The problem here is one of deflation. If we get some major bank collapses due to the subprime thing, then a) the Federal government is going to have to step in and print major sums of money, or b) major sums of money are going to just *vaporize* out of the economy, causing deflation and causing the Federal Reserve to have to *cut* interest rates in order to re-inflate the economy. It took the Japanese central bank a decade and *negative* interest rates in order to re-inflate the Japanese economy after *their* real estate price crash, and a major bank collapse here in the United States could have the same effect. I don't think people who bitched about the S&L bailout and the bank bailout of the 1980's knew what the U.S. government was trying to avoid when they did that. Yeah, it was expensive as hell. But deflation means *DEPRESSION*, because it means that people are now no longer capable of repaying money lent in cheap dollars with now-more-expensive deflated dollars, at which point you get a deflationary spiral as banks collapse and the entire economy devolves to a barter economy.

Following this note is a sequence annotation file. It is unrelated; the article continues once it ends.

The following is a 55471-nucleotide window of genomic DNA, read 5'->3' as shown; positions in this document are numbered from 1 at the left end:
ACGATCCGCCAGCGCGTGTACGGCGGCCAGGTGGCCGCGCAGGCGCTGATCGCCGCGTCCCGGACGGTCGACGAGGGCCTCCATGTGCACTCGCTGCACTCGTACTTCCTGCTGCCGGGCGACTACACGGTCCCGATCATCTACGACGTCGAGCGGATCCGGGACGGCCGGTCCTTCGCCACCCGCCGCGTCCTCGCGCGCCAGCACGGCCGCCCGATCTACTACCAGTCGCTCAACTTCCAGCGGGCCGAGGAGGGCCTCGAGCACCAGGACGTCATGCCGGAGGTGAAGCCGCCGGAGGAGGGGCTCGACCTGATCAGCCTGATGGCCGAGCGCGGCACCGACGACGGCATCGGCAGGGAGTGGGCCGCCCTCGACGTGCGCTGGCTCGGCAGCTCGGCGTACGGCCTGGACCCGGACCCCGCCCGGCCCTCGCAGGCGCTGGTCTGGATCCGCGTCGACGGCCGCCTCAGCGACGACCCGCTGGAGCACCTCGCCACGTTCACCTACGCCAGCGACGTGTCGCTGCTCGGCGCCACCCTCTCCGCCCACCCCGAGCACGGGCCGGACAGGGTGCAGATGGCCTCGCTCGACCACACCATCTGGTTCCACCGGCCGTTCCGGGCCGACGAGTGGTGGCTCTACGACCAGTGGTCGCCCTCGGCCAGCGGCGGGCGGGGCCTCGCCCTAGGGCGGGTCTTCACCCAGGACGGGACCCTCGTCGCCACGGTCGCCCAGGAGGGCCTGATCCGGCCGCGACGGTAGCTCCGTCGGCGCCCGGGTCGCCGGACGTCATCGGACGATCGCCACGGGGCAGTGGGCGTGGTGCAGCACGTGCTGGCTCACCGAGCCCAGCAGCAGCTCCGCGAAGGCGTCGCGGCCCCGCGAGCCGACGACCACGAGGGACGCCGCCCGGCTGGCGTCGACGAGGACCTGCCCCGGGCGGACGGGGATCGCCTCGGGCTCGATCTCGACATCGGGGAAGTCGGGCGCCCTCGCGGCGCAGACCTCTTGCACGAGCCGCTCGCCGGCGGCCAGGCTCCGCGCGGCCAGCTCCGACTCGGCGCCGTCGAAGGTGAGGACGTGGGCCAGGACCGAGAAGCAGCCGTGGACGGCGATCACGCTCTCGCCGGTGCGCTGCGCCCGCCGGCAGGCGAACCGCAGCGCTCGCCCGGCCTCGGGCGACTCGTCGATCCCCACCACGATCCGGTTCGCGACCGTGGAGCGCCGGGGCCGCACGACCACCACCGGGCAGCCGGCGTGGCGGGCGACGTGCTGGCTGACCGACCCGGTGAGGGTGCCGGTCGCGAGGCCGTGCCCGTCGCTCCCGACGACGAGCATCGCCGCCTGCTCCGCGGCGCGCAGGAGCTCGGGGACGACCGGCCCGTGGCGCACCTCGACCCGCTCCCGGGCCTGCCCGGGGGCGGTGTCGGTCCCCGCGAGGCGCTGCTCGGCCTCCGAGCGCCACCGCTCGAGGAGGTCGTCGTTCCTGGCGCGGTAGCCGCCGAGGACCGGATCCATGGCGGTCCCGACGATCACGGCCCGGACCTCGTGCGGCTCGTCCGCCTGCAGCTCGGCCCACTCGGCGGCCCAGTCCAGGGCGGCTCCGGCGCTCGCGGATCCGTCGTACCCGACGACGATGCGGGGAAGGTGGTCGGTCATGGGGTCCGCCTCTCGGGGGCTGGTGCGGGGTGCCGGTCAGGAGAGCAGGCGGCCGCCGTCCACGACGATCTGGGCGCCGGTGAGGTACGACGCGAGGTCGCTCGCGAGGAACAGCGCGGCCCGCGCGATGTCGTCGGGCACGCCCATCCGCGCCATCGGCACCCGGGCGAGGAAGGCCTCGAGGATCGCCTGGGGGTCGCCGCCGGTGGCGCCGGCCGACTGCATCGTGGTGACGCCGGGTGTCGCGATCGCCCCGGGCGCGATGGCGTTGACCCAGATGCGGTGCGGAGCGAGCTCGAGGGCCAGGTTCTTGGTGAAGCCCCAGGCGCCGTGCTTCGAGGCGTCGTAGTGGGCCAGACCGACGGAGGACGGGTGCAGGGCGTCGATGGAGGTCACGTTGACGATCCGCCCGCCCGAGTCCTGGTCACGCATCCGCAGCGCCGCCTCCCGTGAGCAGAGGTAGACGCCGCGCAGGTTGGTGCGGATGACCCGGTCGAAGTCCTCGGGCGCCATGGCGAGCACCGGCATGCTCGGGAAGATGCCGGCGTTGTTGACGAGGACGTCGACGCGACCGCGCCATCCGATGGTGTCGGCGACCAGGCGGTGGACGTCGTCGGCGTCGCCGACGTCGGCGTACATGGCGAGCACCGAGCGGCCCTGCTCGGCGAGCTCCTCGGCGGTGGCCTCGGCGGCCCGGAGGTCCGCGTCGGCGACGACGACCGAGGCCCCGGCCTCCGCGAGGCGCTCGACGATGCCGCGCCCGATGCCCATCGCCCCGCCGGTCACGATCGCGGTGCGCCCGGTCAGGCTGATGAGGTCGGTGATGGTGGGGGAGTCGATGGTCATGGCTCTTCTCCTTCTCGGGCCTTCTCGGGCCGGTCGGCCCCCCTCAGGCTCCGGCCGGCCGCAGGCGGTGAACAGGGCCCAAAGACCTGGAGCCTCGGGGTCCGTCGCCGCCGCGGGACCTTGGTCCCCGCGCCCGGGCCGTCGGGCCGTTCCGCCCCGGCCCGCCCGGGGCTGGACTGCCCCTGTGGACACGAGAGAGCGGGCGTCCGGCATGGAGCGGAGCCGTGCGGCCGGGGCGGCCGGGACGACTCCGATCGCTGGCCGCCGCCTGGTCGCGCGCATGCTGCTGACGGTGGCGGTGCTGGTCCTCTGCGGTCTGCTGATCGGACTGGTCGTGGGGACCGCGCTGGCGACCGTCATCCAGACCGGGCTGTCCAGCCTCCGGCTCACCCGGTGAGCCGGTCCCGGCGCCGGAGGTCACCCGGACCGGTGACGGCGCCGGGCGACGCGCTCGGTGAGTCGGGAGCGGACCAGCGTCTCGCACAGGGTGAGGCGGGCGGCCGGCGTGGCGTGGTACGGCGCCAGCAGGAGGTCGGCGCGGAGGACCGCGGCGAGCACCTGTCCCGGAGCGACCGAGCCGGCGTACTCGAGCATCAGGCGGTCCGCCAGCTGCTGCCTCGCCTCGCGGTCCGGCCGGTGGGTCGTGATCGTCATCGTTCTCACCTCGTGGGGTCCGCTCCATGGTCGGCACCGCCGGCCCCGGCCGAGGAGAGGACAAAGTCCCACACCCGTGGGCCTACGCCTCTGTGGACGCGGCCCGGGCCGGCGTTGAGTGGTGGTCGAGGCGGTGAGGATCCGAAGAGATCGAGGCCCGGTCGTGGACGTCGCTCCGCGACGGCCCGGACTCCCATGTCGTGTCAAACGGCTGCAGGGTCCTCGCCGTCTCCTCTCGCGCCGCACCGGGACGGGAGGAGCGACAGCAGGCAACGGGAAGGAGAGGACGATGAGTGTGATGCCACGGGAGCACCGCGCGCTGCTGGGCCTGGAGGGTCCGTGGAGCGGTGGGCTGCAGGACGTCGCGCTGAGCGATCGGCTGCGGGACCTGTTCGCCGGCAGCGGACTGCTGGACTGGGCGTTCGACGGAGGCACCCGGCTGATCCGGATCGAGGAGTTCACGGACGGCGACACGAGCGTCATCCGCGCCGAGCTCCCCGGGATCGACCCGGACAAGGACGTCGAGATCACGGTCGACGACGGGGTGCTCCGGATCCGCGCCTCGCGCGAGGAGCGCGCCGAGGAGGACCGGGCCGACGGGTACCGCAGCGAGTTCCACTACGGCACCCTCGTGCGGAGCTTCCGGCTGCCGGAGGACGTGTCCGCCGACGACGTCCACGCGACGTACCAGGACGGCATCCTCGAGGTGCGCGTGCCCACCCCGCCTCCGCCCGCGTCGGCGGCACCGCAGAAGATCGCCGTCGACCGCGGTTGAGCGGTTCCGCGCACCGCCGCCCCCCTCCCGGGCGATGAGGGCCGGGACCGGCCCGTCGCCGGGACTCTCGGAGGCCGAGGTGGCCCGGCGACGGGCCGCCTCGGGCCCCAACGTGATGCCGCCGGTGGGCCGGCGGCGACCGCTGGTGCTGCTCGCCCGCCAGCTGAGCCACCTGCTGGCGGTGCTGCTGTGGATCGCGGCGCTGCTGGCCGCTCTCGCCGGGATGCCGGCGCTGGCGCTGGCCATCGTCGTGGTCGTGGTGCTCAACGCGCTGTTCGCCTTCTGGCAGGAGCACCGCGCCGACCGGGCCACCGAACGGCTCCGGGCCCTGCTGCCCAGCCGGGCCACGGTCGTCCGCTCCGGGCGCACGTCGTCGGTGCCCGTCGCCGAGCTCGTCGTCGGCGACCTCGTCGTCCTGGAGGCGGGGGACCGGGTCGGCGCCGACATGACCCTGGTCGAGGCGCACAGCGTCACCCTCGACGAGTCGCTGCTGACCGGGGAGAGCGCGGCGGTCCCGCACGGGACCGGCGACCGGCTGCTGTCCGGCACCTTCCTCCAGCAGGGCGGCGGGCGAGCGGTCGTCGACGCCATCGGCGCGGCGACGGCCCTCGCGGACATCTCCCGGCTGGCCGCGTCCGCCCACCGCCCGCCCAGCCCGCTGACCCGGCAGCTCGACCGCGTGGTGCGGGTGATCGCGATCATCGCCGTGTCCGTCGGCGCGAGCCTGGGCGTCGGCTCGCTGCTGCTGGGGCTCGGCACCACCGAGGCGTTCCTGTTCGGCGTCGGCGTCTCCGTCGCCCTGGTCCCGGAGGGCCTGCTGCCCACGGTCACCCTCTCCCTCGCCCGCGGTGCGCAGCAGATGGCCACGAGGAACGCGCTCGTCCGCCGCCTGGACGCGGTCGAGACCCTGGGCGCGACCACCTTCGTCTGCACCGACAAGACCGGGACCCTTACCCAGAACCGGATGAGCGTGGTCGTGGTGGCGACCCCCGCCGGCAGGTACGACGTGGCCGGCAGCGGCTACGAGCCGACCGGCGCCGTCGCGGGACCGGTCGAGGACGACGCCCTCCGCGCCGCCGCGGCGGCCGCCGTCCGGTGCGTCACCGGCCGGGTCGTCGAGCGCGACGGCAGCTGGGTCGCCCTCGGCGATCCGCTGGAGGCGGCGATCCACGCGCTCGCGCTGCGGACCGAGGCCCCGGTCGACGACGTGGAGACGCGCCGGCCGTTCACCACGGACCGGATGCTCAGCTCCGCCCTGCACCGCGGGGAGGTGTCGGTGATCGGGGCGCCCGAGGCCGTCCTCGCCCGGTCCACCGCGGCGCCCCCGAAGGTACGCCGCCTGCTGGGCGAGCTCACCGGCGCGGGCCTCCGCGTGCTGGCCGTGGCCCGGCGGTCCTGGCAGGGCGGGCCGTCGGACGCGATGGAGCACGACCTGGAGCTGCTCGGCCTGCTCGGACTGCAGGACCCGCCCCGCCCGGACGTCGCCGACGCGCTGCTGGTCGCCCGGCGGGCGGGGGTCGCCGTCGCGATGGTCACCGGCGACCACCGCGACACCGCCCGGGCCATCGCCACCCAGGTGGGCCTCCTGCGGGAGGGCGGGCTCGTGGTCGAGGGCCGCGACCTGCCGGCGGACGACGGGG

At this point in time, I don't think there's any amount of dicking around with interest rates that's going to make a damned bit of difference. When the collapses start, things are going to go to hell in a handbasket. The Federal Reserve is going to have to start printing money with all the fervant abandon of a Weimar Republic finance ministry to bail out all those investors in collateralized securities for their now-disappeared collateral, or else the entire economy collapses into a deflationary spiral that makes 1929 look like child's play. $2.50 heads of lettuce? Crap, by the time this is over, you might need a wheelbarrow to carry enough cash to the grocery to get a head of lettuce...